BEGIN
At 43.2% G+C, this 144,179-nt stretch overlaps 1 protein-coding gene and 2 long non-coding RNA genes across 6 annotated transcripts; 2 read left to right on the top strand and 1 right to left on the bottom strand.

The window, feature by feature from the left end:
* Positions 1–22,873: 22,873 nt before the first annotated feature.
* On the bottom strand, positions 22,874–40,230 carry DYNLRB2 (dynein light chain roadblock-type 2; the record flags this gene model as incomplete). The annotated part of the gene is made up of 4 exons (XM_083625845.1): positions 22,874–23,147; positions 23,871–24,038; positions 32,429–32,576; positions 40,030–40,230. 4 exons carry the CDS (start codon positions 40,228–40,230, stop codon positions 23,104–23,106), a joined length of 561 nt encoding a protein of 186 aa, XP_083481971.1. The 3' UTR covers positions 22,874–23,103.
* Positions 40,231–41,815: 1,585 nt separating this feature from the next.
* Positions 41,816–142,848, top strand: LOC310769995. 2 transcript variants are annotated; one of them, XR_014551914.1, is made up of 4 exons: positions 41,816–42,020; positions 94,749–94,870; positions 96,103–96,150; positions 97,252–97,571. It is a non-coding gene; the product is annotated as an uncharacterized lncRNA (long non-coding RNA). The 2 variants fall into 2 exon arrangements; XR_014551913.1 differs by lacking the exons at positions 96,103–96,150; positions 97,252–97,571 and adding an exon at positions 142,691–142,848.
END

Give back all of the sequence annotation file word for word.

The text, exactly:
At 43.2% G+C, this 144,179-nt stretch overlaps 1 protein-coding gene and 2 long non-coding RNA genes across 6 annotated transcripts; 2 read left to right on the top strand and 1 right to left on the bottom strand.

The window, feature by feature from the left end:
* Positions 1–22,873: 22,873 nt before the first annotated feature.
* On the bottom strand, positions 22,874–40,230 carry DYNLRB2 (dynein light chain roadblock-type 2; the record flags this gene model as incomplete). The annotated part of the gene is made up of 4 exons (XM_083625845.1): positions 22,874–23,147; positions 23,871–24,038; positions 32,429–32,576; positions 40,030–40,230. 4 exons carry the CDS (start codon positions 40,228–40,230, stop codon positions 23,104–23,106), a joined length of 561 nt encoding a protein of 186 aa, XP_083481971.1. The 3' UTR covers positions 22,874–23,103.
* Positions 40,231–41,815: 1,585 nt separating this feature from the next.
* Positions 41,816–142,848, top strand: LOC310769995. 2 transcript variants are annotated; one of them, XR_014551914.1, is made up of 4 exons: positions 41,816–42,020; positions 94,749–94,870; positions 96,103–96,150; positions 97,252–97,571. It is a non-coding gene; the product is annotated as an uncharacterized lncRNA (long non-coding RNA). The 2 variants fall into 2 exon arrangements; XR_014551913.1 differs by lacking the exons at positions 96,103–96,150; positions 97,252–97,571 and adding an exon at positions 142,691–142,848.